You walk out into your yard, looking at all your hard work growing diverse and beautiful plants, but nothing looks healthy. Your instinct is to blame your fertilizer, the weather, the water, the plants, or even yourself.
But before you do that, consider that the types of soil you use may be preventing your lawn from reaching its full potential. Though all soil is a mix of organic matter and minerals, the texture, acidity, and compaction of the soil all affect your ability to grow different types of plants successfully.
This article explores soil types in depth to give you practical steps on how to use them to your advantage so you can be proud the next time you walk into your yard.
“Soil type” refers to how different soil textures affect how the soil is compacted, which changes how water seeps through it and how it withstands vibration.
Since the size of the particles differs, different plants react to each soil type differently. Consider this breakdown of the different types of soil as a field guide to the hidden geological makeup of your own backyard.
The main types of soil include Type A, Type B, Type C, and Multi-type.
Type A soils are the most stable. They open up once water passes through them but remain comparatively compact in their natural state.
Type A soils include clay soil, clay loam, sandy soil, silty clay, and sandy clay.
Type B soils are less compact than Type A. Cracks in this soil cause it to break apart more easily as well as drain water more efficiently.
Type B soils include silty soil, silty loam, and sandy loam.
Type C soils are the least stable of all in terms of compression and stability. Type C soils break apart with almost no effort and retain the least amount of water. Examples include gravel and sand.
Some soil has layers of Type A, Type B, or Type C soil. For the purpose of clarification, Multi-type soil is classified by the weakest type it contains.
These soil types can also be distinguished by what the soil is made of and how its particles interact. These characteristics define how much of the soil is clay soil, silt soil, sandy soil, and loam soil.
The texture of clay soil expands and shrinks depending on its water content, which is why it clumps together. Clay soil adds denseness to a soil mixture but cannot be used alone since clay particles can be so tight that roots, water, and air fail to properly interact.
To improve clay soil, organic materials such as mulch, compost, and pine bark can improve its drainage. Add a few inches on top, then an inch more each year to make the clay soil structure more forgiving.
Growing in raised beds can also improve the drainage of clay soil, which retains a lot of water. Refrain from tilling clay soil as this can help weeds set up shop and strangle your plants.
The soil particles in silt soil are larger than clay soil yet smaller than sandy soil. This puts its water retention rate somewhere in the middle.
Silty soil is known for being fertile, which is why agricultural businesses emphasize it in their soil mixtures. But since silt soil contains weathered rocks, over-compacting or walking on it can lead to inefficient drainage.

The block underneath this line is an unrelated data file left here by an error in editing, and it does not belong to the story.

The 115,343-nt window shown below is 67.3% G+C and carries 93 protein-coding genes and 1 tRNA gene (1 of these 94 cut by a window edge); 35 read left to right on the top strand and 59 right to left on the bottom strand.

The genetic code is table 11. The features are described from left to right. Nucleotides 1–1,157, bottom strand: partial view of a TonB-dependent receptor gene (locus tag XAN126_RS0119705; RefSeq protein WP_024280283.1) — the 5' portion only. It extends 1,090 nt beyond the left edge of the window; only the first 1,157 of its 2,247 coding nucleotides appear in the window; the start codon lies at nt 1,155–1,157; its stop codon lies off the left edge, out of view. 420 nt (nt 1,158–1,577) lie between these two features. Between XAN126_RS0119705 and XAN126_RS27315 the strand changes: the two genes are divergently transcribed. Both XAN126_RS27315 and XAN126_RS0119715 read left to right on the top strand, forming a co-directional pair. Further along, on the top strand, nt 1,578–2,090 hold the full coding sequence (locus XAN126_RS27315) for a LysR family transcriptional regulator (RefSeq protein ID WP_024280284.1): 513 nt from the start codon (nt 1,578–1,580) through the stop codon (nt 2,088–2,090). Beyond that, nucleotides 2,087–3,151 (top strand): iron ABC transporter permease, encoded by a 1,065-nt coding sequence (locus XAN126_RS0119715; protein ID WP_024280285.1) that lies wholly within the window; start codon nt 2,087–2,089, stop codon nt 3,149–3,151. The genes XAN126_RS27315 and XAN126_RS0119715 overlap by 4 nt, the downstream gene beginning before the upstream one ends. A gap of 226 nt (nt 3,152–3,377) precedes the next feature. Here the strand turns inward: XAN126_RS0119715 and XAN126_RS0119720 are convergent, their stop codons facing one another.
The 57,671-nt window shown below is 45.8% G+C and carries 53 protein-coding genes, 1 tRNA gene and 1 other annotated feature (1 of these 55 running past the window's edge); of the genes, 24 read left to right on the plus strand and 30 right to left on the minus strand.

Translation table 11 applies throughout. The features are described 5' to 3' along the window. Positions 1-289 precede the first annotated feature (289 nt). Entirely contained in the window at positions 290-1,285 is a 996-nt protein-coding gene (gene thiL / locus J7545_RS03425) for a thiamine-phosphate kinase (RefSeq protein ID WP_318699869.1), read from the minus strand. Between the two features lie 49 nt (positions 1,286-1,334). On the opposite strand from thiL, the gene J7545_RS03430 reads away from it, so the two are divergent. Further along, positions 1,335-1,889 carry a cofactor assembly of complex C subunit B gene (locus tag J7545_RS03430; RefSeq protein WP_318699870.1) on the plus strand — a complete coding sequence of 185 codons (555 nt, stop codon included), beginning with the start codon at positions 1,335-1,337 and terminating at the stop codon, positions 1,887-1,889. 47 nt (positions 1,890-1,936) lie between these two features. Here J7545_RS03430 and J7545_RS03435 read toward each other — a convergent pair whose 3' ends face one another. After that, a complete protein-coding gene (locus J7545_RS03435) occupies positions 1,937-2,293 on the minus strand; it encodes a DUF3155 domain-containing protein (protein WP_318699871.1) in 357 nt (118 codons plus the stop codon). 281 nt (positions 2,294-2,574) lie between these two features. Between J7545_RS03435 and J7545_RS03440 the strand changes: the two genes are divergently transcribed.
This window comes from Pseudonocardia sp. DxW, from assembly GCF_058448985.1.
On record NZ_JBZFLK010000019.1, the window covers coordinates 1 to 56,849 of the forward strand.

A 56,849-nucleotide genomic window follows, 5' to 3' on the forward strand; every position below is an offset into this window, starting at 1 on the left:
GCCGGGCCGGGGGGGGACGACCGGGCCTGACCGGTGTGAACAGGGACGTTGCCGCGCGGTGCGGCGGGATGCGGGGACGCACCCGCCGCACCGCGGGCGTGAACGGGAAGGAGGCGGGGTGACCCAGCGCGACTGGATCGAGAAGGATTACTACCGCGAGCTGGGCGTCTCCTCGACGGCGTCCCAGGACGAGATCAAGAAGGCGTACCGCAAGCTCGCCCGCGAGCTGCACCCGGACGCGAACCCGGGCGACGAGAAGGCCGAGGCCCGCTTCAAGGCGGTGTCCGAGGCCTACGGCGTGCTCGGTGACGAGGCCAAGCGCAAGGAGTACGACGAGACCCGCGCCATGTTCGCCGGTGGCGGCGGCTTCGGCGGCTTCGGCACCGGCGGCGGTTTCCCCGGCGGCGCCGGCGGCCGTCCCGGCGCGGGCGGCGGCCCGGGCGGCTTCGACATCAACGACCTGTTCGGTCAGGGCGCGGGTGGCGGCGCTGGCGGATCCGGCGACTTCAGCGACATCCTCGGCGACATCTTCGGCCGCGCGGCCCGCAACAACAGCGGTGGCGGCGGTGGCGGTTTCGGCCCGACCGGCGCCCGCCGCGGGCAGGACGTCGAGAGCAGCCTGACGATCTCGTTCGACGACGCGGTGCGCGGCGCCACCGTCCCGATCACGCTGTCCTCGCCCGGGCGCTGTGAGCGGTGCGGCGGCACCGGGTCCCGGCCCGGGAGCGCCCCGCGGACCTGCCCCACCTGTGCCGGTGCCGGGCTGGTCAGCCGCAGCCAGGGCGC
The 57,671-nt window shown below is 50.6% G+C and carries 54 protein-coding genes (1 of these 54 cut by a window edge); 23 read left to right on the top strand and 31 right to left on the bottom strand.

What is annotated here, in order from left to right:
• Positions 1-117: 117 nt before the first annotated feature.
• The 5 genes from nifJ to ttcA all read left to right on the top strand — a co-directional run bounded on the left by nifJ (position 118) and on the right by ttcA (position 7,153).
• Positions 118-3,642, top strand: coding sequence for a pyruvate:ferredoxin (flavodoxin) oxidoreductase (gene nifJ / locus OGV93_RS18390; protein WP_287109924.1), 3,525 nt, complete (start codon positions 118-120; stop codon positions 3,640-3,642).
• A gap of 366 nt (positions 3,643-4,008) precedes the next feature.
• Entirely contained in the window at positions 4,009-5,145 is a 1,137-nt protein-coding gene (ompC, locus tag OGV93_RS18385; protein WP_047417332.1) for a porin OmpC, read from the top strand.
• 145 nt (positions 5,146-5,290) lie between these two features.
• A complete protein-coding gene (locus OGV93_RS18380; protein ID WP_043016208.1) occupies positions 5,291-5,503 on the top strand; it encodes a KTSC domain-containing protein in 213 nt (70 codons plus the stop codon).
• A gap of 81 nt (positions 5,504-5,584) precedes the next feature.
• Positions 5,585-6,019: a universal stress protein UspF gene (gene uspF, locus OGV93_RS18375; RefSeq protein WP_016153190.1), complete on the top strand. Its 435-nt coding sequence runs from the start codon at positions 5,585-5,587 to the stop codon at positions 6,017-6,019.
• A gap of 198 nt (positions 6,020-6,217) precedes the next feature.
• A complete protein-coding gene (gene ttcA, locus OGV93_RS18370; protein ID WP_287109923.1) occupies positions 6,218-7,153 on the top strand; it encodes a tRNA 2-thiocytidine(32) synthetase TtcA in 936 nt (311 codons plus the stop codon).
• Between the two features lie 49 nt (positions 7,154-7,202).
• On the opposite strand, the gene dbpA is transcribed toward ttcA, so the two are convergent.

Adding 1-2 inches of organic matter to a silt soil plot each year can help support water drainage without causing the surface to crust over.
Sandy soil has the lowest moisture retention of the main soil types due to its mineral rock content, which reduces the amount of water it can hold.
This low water holding capacity allows sandy soil to work well as drainage, though its nutrient content is low compared to other types of soil.
To improve its effectiveness, sandy soil needs at least 3 inches of organic matter on top, ideally compost or manure, adding 2 inches every year. Mulch helps the plants retain moisture as well as ward off overheating, which is another disadvantage of sand.
Note that a cover crop can also assist in temperature control on a plot of sandy soil.
Loamy soil utilizes a mixture of sandy soil, clay soil, and silty soil to create a multipurpose garden soil that uses the beneficial properties of each.
As a mix of organic material and inorganic minerals, loam soil has a high calcium content as well as a high pH level (see below for more on how soil acidity affects plant growth).
Since its compaction and mineral content sit somewhere between sand and clay, loam already has decent water retention and drainage.
However, loamy soil can still be maintained with an inch of organic material like compost. Watering it at a deeper layer and less frequently can also help its silt particles retain their texture.
Knowing the properties of the types of soil can only take you so far unless you can perform a soil test of your own to figure out what you’re working with.
The amount that soil resists becoming compacted is called its “compressive strength,” determined by its type and characteristics. Soil that lacks compressive strength like sand can’t retain water as well.
Yet too much strength can restrict healthy plant roots from growing. The best soil has a balanced compressive strength that supports both root penetration and water retention.
To learn your unique soil profile and create the best soil possible, here are the six most common methods in soil science for figuring out the kind of soil you have.
A penetrometer is a pocket-sized, spring-loaded device that can measure compressive strength. All you do is push the device into the soil and wait for a reading to appear on its indicator, either in tons per square foot (TSF) or kg per square centimeter (kPA).
Note that these devices have a margin of error of around +/- 30%, so multiple readings should be used.